It is rare these days to find a startup without a Twitter account or a Facebook page. However, Benjamin Blachère, our expert mentor on all that is web, doesn’t hesitate to challenge this: a social media presence is often “nice to have” without being “must have”.
Honestly, seeing so many young adults (or older ones…) glued to their smartphones, I’m somewhat surprised. Benjamin explains: there’s no point running before you can walk.
Your branding (in other words, your brand strategy) is yet to be defined? Your business model is still in the works? You are struggling to deal with various technical, sales or financial priorities? If you have answered ‘yes’ to any of these questions (or even just one), it may pay to shelve social media for a later date.
“I sometimes meet startups that have jumped into social media too fast. If your startup knows where it's going, then why not? However, if your business model needs fine tuning, if your name is under discussion or not yet protected legally, or if you have nothing to say (or only information of a sensitive nature), don’t jump straight to seeking high visibility for your startup. Producing and distributing relevant content on line takes a lot of time and needs a coherent strategy, at the risk of being counter-productive.”
So don’t feel guilty for being (for the present) absent from social media: you certainly have a good reason for waiting, which is the right thing to do for your business.
“You need to know how to manage your time and resources spent on social media, especially for B2B companies”, explains Benjamin. “Some channels are great for reaching the general public, but not really relevant for a professional audience: Instagram and Pinterest, for example. Facebook can be useful if used carefully to avoid the risk of being too intrusive into the private space of the professionals you are trying to reach."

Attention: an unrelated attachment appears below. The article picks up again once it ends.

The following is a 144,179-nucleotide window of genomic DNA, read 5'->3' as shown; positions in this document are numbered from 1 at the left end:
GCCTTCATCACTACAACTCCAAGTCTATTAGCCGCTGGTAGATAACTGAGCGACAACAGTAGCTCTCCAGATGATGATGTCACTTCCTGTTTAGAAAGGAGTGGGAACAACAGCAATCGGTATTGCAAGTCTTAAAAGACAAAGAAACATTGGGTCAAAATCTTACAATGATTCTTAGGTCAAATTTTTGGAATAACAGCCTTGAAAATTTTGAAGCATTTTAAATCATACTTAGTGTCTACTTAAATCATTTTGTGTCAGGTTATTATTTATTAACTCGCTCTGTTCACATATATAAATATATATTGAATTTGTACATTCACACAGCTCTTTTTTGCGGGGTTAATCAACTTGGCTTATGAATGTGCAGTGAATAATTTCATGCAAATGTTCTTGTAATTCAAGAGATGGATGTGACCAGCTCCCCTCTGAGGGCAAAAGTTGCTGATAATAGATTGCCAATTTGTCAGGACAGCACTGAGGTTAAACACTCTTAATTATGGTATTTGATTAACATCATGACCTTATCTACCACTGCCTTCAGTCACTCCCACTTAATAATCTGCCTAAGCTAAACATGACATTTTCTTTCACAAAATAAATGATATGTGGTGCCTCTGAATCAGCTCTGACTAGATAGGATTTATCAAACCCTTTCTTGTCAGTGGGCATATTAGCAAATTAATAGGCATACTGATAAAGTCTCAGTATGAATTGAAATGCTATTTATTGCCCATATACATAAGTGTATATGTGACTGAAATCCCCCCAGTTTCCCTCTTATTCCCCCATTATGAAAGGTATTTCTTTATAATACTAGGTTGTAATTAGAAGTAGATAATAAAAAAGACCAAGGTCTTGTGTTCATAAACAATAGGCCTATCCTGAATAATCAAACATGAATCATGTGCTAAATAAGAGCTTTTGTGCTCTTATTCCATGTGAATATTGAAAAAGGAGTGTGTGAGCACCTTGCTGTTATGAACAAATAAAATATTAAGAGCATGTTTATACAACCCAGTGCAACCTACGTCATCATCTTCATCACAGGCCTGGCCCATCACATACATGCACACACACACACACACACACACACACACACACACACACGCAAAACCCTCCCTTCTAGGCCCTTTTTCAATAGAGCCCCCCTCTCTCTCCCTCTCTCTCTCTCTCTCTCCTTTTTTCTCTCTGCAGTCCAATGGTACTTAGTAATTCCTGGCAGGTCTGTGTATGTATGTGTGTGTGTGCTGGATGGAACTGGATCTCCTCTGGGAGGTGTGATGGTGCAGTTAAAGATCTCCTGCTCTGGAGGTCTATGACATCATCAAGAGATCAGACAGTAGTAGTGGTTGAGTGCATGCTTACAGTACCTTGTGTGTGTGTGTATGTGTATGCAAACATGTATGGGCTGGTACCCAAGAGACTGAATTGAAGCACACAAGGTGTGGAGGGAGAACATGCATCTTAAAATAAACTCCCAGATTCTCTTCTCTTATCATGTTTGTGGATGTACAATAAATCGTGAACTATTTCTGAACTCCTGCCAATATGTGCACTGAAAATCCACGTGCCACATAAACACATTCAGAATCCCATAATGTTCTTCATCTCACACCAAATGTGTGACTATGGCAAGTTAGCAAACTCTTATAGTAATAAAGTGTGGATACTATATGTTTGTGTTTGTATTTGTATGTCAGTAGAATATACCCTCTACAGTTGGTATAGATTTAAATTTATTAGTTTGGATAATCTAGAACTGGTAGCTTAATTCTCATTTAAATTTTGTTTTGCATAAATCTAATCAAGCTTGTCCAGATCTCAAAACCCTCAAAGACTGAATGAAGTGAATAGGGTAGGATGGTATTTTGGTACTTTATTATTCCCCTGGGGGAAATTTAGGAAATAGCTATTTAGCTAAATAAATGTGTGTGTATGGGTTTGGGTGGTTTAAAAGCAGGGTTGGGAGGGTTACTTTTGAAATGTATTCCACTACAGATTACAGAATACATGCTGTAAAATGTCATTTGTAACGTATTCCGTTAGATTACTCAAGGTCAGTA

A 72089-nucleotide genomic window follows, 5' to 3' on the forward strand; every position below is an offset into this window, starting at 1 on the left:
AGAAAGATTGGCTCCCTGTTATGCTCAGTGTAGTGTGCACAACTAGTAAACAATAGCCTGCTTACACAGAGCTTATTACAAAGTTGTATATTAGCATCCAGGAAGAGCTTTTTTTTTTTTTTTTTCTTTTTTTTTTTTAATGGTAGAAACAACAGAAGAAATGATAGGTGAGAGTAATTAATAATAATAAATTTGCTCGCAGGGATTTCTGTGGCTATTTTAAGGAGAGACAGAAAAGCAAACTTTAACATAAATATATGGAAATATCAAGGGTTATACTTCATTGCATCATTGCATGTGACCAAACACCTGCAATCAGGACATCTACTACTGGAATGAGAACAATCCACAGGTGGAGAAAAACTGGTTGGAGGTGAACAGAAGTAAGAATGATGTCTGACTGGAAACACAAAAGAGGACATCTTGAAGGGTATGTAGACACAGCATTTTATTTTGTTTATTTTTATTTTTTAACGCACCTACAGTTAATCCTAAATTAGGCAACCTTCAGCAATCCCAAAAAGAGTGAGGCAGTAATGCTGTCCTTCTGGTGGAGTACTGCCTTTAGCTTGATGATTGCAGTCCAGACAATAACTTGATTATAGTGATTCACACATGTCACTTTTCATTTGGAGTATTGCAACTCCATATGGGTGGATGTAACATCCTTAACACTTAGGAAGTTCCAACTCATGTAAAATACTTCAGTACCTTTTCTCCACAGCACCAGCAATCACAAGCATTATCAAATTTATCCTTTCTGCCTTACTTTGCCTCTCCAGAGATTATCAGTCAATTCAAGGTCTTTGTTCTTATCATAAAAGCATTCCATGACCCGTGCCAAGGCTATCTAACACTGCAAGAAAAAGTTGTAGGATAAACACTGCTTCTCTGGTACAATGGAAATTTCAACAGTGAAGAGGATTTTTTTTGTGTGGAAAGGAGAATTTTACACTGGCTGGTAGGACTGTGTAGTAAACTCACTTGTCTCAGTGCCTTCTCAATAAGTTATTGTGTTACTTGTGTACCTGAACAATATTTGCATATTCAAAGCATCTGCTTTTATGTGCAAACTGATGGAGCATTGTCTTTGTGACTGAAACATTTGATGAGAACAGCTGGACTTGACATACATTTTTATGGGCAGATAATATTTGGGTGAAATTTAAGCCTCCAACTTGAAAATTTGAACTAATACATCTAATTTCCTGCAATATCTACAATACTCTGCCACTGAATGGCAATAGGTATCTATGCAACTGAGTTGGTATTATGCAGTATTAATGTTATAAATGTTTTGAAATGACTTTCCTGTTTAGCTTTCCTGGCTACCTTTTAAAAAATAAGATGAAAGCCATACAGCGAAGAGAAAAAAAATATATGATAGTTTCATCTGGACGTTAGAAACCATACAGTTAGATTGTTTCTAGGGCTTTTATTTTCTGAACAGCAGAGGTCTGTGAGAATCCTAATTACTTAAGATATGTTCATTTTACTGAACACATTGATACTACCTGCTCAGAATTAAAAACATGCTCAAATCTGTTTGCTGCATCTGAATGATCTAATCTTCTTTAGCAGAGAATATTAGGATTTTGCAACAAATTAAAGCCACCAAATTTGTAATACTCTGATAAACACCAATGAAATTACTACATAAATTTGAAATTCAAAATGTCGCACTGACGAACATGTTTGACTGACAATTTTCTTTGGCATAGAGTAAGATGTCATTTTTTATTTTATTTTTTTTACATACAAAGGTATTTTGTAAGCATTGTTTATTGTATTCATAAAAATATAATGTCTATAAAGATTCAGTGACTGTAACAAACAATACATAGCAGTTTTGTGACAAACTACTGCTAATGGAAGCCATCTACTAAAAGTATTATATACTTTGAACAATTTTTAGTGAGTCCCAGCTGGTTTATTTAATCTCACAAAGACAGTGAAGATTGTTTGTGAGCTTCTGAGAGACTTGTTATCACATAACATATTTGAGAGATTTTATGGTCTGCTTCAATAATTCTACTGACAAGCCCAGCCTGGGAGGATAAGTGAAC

As a true Millennial, social media is in your blood. However, here is a little reminder of general usages:
- Visual content works best in Instagram
- Content aimed to the general public, turn to Facebook
- To target influencers or journalists, try Twitter
- For B2B content, use LinkedIn
- If you use video, YouTube is worth your time as it is the second most used search engine behind Google and offers very precise targeting for paid promotion.
- A blog could be useful to educate your consumers about disruptive technologies, and very helpful for your organic search results
“Website, market place, social media… Keeping in mind the relevance of your channels as regards your target market and your products, it is advisable to cover as many social media bases as possible. That said, the more channels you cover, the more time you will have to spend and the more money.” Once your accounts created, you need to keep them active, and to adapt content to each channel.
Tip #3: get a deeper understanding of the basics
Acquisition, retention, activation, analytics… “The Foodtech entrepreneurs that we work with are often from Generation Y and grew up with social media. That does not mean they are always comfortable with the vocabulary of web marketing.” That means it’s time to hit the books to learn more about what seems natural and familiar, but in fact requires applying a well thought-out strategy.
Unlike organic reach, paid promotion costs can add up but can be very cost effective for social media. Like Google AdWords, they offer a huge potential for very fine targeting and a revenue model based on cost-per-click that offers a great deal of control and testing options.
A landing page is a web page built to specifically provide the information or promise offered in your campaigns (unlike a general website homepage, for example) and exists to maximise conversions.
A call to action is a button or text telling your web visitors what they need (or you want them) to do. A well-crafted call-to-action can make or break or conversions.
Feeling a bit lost? Feel free to make us of a professionnal to translate and implement these concepts for your business and your team. Don’t forget, even if you have used social media all your life, it may take some effort to adapt these tools to a business context.
By Christophe Breuillet
Managing director of Vitagora and AcceleRise, Christophe is the big boss! His various areas of expertise cover innovation and food business development, internationalisation and influence strategies… basically Food “Business” with a capital B! You can contact him at: firstname.lastname@example.org